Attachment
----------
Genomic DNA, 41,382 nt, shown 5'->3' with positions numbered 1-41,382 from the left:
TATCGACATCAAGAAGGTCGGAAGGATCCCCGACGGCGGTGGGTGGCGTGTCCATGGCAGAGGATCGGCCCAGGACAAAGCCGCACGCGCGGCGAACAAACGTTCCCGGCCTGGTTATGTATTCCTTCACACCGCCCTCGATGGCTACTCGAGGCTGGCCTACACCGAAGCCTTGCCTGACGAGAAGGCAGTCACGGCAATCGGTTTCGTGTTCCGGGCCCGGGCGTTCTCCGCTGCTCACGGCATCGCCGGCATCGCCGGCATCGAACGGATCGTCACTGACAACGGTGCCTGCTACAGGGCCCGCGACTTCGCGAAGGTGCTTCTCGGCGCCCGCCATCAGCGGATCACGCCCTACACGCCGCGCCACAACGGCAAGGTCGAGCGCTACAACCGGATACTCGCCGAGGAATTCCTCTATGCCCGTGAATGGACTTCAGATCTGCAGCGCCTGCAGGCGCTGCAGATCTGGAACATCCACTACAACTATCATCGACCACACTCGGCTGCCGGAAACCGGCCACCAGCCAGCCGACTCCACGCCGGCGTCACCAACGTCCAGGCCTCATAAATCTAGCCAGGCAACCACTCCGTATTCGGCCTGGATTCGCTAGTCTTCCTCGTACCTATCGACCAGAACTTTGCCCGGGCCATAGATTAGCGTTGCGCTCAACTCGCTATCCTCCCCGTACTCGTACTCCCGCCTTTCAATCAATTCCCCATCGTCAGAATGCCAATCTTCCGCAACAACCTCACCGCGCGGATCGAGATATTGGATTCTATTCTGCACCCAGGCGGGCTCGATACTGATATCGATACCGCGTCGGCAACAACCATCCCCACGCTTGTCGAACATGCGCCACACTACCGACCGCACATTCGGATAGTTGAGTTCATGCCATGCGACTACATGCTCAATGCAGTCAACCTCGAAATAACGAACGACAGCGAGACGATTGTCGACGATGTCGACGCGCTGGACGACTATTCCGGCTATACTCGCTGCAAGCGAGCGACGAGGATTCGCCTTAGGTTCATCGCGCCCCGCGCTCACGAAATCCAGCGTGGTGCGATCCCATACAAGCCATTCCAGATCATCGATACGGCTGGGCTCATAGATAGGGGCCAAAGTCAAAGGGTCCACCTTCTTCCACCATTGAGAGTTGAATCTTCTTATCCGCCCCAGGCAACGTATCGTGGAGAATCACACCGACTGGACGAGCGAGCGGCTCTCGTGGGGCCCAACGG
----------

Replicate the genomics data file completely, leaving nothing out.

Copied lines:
Genomic DNA, 41,382 nt, shown 5'->3' with positions numbered 1-41,382 from the left:
TATCGACATCAAGAAGGTCGGAAGGATCCCCGACGGCGGTGGGTGGCGTGTCCATGGCAGAGGATCGGCCCAGGACAAAGCCGCACGCGCGGCGAACAAACGTTCCCGGCCTGGTTATGTATTCCTTCACACCGCCCTCGATGGCTACTCGAGGCTGGCCTACACCGAAGCCTTGCCTGACGAGAAGGCAGTCACGGCAATCGGTTTCGTGTTCCGGGCCCGGGCGTTCTCCGCTGCTCACGGCATCGCCGGCATCGCCGGCATCGAACGGATCGTCACTGACAACGGTGCCTGCTACAGGGCCCGCGACTTCGCGAAGGTGCTTCTCGGCGCCCGCCATCAGCGGATCACGCCCTACACGCCGCGCCACAACGGCAAGGTCGAGCGCTACAACCGGATACTCGCCGAGGAATTCCTCTATGCCCGTGAATGGACTTCAGATCTGCAGCGCCTGCAGGCGCTGCAGATCTGGAACATCCACTACAACTATCATCGACCACACTCGGCTGCCGGAAACCGGCCACCAGCCAGCCGACTCCACGCCGGCGTCACCAACGTCCAGGCCTCATAAATCTAGCCAGGCAACCACTCCGTATTCGGCCTGGATTCGCTAGTCTTCCTCGTACCTATCGACCAGAACTTTGCCCGGGCCATAGATTAGCGTTGCGCTCAACTCGCTATCCTCCCCGTACTCGTACTCCCGCCTTTCAATCAATTCCCCATCGTCAGAATGCCAATCTTCCGCAACAACCTCACCGCGCGGATCGAGATATTGGATTCTATTCTGCACCCAGGCGGGCTCGATACTGATATCGATACCGCGTCGGCAACAACCATCCCCACGCTTGTCGAACATGCGCCACACTACCGACCGCACATTCGGATAGTTGAGTTCATGCCATGCGACTACATGCTCAATGCAGTCAACCTCGAAATAACGAACGACAGCGAGACGATTGTCGACGATGTCGACGCGCTGGACGACTATTCCGGCTATACTCGCTGCAAGCGAGCGACGAGGATTCGCCTTAGGTTCATCGCGCCCCGCGCTCACGAAATCCAGCGTGGTGCGATCCCATACAAGCCATTCCAGATCATCGATACGGCTGGGCTCATAGATAGGGGCCAAAGTCAAAGGGTCCACCTTCTTCCACCATTGAGAGTTGAATCTTCTTATCCGCCCCAGGCAACGTATCGTGGAGAATCACACCGACTGGACGAGCGAGCGGCTCTCGTGGGGCCCAACGG